2. Add 3 cups of the water and, mixing by hand, knead until the dough just starts to come together, adding a ¼ cup of water more at a time if the dough still feels dry. Add the oil and knead until incorporated and then add the salt continuing to knead until the dough is even in texture and quite sticky, about 2-3 minutes.

3. Cover with plastic wrap, and let rise for at least an hour in a warm place, until double in size.  

4. When the first rise is complete, wet your hands and punch the dough down, kneading lightly for 1-2 minutes. Cover and let rise again, 30-45 minutes.

5. Knead with wet hands for the third time and let rise for the last time before baking, about 30-45 minutes. After each knead/rise, the dough should rise more quickly and begin to develop texture. In winter when it’s colder, you might need to let the dough rise for longer).

6. Bake the Dabo (choose your method):

Oven baking: Preheat the oven to 500°. Line a 9x13” baking dish with parchment paper. With wet hands, move the risen dough to the dish and press and spread it out evenly to fill the dish. Place in the oven and bake at 500° for 10 minutes, then lower to 350° and continue baking for 20-30 minutes, until the top is golden brown and tapping on the hardened bottom makes a hollow sound. Let bread cool and serve at room temperature.

Pan baking: Heat a large skillet on the stove top over medium-high heat. Add 1 teaspoon of oil and swirl to coat the pan. With wet hands, pinch off a handful of dough (a little smaller than the size of a baseball) and place it in the pan pressing down with your fingertips to form a rough oval shape. Add another 1-2 handfuls of dough, depending on how much space you have in the pan. Cover and cook for 5-8 minutes until browned on the bottom. Flip using a spatula (or flip right in the pan if you’re brave!), cover and cook for another 5-8 minutes, until browned on the other side. Move to a serving plate and enjoy immediately.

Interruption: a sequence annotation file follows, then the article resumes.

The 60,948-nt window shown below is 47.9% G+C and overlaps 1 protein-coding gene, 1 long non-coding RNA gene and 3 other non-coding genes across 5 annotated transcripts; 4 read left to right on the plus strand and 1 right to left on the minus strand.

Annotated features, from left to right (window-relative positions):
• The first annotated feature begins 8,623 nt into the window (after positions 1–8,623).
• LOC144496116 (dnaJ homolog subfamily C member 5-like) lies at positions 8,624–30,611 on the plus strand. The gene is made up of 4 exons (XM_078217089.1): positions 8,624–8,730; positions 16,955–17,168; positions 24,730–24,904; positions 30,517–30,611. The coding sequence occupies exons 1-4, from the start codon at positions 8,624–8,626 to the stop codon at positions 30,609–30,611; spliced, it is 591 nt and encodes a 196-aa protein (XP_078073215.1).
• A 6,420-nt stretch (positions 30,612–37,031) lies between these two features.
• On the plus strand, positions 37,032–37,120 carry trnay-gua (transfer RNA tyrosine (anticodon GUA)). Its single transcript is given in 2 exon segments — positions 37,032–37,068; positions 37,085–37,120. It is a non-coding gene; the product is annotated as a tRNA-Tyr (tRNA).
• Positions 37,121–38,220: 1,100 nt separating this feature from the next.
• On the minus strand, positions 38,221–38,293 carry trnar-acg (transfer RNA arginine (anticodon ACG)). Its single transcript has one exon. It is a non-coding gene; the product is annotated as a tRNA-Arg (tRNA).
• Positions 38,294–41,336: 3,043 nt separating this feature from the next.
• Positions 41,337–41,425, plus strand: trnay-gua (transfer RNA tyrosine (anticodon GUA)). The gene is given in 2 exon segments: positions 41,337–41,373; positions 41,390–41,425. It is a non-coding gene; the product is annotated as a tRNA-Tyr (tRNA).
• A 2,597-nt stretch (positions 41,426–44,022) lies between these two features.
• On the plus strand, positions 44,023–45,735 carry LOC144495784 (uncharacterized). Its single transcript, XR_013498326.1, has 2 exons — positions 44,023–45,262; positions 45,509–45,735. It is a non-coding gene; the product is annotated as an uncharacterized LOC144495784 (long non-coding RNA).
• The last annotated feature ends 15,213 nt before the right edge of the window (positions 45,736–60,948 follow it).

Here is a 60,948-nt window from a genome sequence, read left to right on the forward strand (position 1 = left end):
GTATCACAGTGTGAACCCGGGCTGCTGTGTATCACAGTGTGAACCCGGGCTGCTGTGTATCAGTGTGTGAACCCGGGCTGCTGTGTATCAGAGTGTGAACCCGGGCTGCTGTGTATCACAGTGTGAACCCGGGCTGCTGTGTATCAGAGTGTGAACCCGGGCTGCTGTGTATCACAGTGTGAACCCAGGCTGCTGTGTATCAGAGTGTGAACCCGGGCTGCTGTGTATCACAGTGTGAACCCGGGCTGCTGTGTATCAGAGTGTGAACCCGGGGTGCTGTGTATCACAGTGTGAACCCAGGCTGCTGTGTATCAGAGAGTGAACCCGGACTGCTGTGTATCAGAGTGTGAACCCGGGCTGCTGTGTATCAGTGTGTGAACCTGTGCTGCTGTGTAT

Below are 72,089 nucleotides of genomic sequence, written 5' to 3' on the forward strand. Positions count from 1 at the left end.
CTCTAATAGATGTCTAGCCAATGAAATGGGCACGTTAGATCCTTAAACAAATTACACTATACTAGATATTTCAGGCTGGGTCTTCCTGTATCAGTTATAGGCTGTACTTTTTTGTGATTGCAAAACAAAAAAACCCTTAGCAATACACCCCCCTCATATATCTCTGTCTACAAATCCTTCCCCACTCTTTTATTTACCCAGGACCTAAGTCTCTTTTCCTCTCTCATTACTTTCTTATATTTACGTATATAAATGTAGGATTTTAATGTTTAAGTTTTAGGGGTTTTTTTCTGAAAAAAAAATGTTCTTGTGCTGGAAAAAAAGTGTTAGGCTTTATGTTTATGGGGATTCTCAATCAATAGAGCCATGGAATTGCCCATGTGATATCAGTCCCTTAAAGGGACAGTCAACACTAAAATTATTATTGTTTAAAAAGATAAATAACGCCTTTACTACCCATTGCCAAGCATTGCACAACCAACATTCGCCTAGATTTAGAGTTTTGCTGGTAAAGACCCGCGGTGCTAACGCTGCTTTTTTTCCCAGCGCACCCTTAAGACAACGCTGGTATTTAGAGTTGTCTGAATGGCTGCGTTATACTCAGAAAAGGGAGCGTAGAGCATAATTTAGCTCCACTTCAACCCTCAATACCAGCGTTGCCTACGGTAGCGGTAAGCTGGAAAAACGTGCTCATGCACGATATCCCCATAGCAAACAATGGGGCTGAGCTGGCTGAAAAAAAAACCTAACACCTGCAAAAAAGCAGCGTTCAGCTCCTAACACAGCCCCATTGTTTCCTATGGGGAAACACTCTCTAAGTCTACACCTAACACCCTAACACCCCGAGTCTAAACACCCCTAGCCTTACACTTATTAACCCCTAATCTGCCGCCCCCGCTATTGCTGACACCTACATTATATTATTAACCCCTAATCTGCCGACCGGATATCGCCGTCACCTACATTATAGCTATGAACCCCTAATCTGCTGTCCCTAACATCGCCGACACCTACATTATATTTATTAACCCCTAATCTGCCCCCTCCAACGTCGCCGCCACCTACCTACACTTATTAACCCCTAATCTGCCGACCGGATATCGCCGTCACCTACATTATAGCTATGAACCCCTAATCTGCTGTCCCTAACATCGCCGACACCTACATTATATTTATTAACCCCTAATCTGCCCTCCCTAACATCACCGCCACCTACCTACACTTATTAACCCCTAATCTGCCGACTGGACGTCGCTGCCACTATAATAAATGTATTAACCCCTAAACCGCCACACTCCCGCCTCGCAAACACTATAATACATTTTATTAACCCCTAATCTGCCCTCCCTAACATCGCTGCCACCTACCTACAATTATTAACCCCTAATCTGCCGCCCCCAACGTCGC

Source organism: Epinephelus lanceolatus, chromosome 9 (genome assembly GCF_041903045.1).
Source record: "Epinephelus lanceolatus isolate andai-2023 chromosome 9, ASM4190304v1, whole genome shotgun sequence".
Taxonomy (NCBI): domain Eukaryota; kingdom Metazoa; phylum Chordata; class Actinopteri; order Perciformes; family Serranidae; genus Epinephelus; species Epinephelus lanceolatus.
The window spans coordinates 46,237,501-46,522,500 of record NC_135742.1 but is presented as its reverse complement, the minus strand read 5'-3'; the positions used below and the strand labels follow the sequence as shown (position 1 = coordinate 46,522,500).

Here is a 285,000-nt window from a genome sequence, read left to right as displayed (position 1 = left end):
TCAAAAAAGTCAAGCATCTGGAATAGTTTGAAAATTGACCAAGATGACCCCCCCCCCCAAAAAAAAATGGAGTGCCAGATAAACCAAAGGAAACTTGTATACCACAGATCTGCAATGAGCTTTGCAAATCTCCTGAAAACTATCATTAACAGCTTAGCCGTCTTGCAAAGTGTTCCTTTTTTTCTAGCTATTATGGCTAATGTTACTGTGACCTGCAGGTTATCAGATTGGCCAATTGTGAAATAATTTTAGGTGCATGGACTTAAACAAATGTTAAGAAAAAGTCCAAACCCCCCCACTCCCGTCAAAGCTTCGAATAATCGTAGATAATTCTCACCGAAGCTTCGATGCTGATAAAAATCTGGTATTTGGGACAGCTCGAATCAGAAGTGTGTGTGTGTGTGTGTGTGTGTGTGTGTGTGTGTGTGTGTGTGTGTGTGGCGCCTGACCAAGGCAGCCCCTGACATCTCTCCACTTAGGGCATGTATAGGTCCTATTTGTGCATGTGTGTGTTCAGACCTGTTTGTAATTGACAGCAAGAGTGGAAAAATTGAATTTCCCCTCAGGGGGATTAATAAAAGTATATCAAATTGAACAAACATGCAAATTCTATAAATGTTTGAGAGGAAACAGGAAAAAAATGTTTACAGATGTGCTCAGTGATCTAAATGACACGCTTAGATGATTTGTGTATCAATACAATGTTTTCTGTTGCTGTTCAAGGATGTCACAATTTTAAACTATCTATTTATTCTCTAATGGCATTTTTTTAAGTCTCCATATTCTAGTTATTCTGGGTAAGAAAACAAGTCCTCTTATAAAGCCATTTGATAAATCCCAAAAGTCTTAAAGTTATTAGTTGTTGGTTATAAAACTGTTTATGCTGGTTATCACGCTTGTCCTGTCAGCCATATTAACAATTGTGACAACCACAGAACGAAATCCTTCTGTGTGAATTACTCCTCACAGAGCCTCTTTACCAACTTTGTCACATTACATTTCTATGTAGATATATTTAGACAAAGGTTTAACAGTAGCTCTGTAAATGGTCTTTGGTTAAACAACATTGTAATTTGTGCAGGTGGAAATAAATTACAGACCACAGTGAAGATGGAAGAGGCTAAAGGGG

Split Peas with Berbere

Serves: 8
Total time: overnight soaking + 20 minutes + 2 hours cooking

2 pounds dried green split peas, soaked overnight and drained
1 large onion, chopped
¼ cup canola oil
3 tablespoons berbere*
8-10 garlic cloves, chopped
1 tomato, cubed (optional)
1 red bell pepper, cubed (optional)
2 teaspoons salt

*Berbere can be found at a specialty food market like Kalustyan's or Sahadi's or online.

1. In a large saucepan, cover the soaked split peas with water and bring to a simmer. Cook until the peas are soft, about 1 hour, adding water if necessary.

2. Heat a large stock pot over high heat. Add the onion and sauté until it begins to brown, about 3 minutes. Add ½ cup of water and simmer until the water has evaporated, 2-5 minutes. Add the oil and berbere and sauté until fragrant. Add the garlic and sauté for 1 minute, then add the tomato and bell pepper (if using). Cover and continue to cook until vegetables begin to soften, about 3 minutes.

3. Add the peas, with any remaining water from the pot, ½ cup of water, and the salt. Bring to a boil, then lower to a simmer. Cook, stirring occasionally, until the sauce thickens, about an hour. If it dries out too much before it’s ready, add water. Taste and adjust seasoning. Serve hot with Injera or Dabo.

Ethiopian Vegetable Stew

Serves: 8
Total time: 30 minutes + 1 hour cooking

1 large onion, chopped
2 tablespoons canola oil
5 medium carrots, peeled and cut into half moons
1 tablespoon berbere
5 garlic cloves, coarsely chopped
1 red bell pepper, coarsely chopped
1 serrano pepper, chopped, seeds discarded
3 medium potatoes, peeled and coarsely chopped
¾ green cabbage, washed well and chopped
1 ½ tablespoons salt

1. Heat a large stock pot over high heat. Add the onion and sauté until it begins to brown, about 3 minutes. Add the oil, and sauté until the onions are translucent, 3 minutes. Add the carrots, stir and sauté for 2 more minutes.

2. Add the berbere and 1 cup of water and bring to a boil. Cover and cook for 5 minutes over medium-high heat until the carrots begin to soften, then uncover and cook for 5 more minutes or until most of the liquid has evaporated. Add the garlic and sauté for 1 minute, then add the bell pepper, serrano pepper, potatoes, cabbage, 4 cups of water, and the salt.

3. Bring to a boil, cover and reduce heat to medium-low. Simmer for 30 minutes, stirring occasionally, until potatoes and carrots are just cooked through. Taste and adjust for seasoning. Serve hot with Injera or Dabo.